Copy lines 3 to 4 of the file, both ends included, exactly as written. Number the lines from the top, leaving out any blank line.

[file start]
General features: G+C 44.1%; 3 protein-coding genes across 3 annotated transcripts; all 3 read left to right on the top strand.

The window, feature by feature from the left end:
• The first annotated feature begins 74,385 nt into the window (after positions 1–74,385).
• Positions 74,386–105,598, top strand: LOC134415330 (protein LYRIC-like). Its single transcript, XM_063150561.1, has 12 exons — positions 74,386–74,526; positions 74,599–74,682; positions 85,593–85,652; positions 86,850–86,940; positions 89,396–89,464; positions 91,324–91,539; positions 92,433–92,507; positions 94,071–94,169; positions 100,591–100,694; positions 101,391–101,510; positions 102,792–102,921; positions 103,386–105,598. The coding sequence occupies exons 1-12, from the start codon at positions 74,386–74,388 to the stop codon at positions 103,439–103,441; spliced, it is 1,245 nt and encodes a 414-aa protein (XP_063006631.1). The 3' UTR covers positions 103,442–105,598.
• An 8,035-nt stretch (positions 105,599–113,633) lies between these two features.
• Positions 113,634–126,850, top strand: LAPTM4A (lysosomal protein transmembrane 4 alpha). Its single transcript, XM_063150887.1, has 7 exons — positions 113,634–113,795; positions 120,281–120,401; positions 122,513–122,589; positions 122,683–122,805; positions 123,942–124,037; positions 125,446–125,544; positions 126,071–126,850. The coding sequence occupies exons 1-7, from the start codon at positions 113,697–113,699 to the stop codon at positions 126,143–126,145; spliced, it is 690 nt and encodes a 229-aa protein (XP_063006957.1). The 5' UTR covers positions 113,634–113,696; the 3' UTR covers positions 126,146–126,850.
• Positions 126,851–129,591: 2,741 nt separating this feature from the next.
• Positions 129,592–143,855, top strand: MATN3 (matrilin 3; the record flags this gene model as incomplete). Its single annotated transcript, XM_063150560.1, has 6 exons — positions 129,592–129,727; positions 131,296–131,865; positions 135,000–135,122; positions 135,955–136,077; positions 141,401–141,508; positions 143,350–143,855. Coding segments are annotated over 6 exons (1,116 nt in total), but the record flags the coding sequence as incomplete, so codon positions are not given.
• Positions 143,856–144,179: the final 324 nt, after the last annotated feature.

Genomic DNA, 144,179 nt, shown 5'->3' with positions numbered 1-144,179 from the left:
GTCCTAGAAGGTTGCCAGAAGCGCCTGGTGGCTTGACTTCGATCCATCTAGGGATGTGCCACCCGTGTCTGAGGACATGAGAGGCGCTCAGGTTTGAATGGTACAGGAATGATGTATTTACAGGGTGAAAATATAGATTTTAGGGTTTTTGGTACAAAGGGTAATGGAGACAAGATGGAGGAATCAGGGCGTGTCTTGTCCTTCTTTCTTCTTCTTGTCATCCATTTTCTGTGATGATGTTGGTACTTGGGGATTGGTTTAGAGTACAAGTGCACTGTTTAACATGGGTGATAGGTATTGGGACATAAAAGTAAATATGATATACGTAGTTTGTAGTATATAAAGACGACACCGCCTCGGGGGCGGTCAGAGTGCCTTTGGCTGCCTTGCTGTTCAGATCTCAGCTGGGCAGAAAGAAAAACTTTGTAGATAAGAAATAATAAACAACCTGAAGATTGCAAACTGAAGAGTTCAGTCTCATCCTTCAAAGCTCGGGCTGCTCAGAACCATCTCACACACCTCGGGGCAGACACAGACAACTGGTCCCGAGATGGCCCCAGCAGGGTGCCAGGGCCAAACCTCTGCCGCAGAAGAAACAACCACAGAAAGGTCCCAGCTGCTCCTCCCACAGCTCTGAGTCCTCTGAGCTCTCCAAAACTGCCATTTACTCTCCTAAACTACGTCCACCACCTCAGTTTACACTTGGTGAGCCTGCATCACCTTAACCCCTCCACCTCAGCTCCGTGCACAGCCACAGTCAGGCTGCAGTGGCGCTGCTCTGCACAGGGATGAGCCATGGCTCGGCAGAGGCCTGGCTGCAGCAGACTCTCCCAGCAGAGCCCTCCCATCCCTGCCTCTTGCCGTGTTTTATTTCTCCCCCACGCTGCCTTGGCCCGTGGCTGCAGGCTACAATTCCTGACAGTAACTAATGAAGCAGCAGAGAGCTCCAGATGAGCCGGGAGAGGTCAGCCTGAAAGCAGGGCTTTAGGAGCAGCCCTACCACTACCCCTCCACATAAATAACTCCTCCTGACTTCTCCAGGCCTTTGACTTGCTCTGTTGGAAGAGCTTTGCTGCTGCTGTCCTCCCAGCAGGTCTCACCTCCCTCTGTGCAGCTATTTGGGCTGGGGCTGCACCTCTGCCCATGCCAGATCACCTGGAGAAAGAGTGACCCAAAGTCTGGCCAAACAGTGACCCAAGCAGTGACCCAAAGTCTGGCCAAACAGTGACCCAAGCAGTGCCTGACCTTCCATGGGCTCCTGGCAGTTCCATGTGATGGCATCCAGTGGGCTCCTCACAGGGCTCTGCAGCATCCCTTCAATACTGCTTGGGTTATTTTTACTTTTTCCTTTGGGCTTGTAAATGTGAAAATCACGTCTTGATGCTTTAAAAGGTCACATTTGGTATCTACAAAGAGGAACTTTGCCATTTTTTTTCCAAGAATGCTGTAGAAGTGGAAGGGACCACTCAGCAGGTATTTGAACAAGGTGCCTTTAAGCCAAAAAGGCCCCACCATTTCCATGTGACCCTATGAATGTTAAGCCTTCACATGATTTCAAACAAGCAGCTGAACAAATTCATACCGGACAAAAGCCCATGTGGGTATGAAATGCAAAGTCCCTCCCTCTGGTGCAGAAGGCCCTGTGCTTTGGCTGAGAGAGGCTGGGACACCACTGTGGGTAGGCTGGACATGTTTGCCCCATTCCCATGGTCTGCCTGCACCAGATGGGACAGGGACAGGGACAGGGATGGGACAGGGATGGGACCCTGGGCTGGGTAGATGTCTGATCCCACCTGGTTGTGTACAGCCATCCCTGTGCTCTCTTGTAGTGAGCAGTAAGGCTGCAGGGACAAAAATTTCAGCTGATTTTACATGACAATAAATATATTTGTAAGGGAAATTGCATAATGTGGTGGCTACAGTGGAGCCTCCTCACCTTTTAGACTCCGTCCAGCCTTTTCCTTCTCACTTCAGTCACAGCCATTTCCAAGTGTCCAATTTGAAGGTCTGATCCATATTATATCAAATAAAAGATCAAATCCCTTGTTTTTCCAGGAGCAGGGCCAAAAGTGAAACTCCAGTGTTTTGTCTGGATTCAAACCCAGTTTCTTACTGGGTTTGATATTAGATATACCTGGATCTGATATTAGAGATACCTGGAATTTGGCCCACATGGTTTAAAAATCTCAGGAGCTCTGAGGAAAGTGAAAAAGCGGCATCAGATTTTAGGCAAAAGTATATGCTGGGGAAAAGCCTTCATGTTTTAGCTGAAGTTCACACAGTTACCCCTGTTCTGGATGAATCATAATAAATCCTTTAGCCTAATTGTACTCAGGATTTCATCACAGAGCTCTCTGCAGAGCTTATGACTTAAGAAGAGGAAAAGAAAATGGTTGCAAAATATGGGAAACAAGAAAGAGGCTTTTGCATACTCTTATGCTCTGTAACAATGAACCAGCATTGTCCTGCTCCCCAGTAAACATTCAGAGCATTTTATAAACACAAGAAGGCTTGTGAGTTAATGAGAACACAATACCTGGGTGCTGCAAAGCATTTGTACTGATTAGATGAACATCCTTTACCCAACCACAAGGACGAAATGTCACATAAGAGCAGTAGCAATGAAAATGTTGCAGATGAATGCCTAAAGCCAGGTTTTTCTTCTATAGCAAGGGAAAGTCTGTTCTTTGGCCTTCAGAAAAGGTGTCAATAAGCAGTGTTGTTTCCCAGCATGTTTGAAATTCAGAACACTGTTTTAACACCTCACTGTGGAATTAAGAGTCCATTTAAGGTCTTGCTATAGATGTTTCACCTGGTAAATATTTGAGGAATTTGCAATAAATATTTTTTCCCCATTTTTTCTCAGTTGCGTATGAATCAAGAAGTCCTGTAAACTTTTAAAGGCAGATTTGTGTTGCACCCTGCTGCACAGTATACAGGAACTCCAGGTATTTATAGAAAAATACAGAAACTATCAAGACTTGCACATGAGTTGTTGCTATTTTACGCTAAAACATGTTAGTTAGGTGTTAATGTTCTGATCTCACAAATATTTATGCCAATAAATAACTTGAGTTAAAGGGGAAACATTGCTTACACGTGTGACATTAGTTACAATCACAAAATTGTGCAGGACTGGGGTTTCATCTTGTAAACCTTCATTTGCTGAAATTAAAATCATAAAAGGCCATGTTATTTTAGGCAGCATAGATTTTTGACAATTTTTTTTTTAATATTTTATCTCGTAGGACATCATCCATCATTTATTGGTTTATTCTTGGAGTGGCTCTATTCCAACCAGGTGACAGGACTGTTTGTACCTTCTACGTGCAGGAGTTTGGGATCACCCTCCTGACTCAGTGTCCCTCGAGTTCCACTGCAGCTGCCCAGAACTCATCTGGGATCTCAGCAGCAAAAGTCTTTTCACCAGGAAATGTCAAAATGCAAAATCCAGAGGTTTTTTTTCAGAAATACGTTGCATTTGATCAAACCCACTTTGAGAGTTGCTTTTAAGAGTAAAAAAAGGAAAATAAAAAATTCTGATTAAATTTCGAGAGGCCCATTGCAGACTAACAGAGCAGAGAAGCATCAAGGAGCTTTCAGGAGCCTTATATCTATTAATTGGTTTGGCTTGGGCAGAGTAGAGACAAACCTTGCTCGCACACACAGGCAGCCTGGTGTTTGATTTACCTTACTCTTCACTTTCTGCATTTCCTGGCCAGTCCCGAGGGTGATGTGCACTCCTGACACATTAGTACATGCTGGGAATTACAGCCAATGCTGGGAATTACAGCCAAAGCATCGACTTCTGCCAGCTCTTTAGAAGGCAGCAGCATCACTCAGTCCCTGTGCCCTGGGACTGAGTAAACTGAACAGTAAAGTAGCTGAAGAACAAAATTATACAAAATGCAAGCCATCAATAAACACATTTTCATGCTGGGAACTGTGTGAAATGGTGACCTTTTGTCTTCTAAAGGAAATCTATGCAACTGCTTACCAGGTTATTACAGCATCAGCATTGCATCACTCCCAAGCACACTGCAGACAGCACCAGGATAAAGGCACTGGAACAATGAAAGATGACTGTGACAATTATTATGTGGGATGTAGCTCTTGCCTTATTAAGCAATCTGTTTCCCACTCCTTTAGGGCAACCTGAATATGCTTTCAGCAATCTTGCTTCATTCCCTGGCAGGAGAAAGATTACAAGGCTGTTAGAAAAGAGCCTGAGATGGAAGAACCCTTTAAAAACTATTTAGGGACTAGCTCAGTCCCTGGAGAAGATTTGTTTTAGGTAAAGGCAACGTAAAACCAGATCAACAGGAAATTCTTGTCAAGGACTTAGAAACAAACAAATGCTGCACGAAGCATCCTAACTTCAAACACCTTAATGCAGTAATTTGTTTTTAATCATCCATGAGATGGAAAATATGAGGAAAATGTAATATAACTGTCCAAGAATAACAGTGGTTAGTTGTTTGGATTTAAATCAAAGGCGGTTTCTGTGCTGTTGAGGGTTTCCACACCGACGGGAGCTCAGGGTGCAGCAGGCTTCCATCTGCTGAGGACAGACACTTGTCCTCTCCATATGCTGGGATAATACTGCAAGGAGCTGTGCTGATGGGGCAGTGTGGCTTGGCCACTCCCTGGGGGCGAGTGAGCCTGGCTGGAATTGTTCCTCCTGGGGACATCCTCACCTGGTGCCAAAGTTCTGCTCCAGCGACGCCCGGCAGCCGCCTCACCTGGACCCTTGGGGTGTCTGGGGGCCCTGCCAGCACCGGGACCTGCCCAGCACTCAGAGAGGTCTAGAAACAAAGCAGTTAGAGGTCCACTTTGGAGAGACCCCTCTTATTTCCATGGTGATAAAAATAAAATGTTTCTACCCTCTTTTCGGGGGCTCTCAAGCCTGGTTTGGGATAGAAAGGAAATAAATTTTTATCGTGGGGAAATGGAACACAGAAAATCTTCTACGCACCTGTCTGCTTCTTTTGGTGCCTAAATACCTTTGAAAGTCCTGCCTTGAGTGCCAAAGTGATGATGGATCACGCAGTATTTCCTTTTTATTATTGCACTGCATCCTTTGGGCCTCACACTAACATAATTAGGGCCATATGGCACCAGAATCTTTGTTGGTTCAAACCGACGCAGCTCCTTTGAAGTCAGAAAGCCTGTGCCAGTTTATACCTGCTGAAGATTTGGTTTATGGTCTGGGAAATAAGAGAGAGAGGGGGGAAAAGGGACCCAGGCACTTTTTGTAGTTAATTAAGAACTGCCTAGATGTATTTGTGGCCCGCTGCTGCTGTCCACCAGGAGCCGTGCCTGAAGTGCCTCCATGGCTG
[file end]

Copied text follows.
• The first annotated feature begins 74,385 nt into the window (after positions 1–74,385).
• Positions 74,386–105,598, top strand: LOC134415330 (protein LYRIC-like). Its single transcript, XM_063150561.1, has 12 exons — positions 74,386–74,526; positions 74,599–74,682; positions 85,593–85,652; positions 86,850–86,940; positions 89,396–89,464; positions 91,324–91,539; positions 92,433–92,507; positions 94,071–94,169; positions 100,591–100,694; positions 101,391–101,510; positions 102,792–102,921; positions 103,386–105,598. The coding sequence occupies exons 1-12, from the start codon at positions 74,386–74,388 to the stop codon at positions 103,439–103,441; spliced, it is 1,245 nt and encodes a 414-aa protein (XP_063006631.1). The 3' UTR covers positions 103,442–105,598.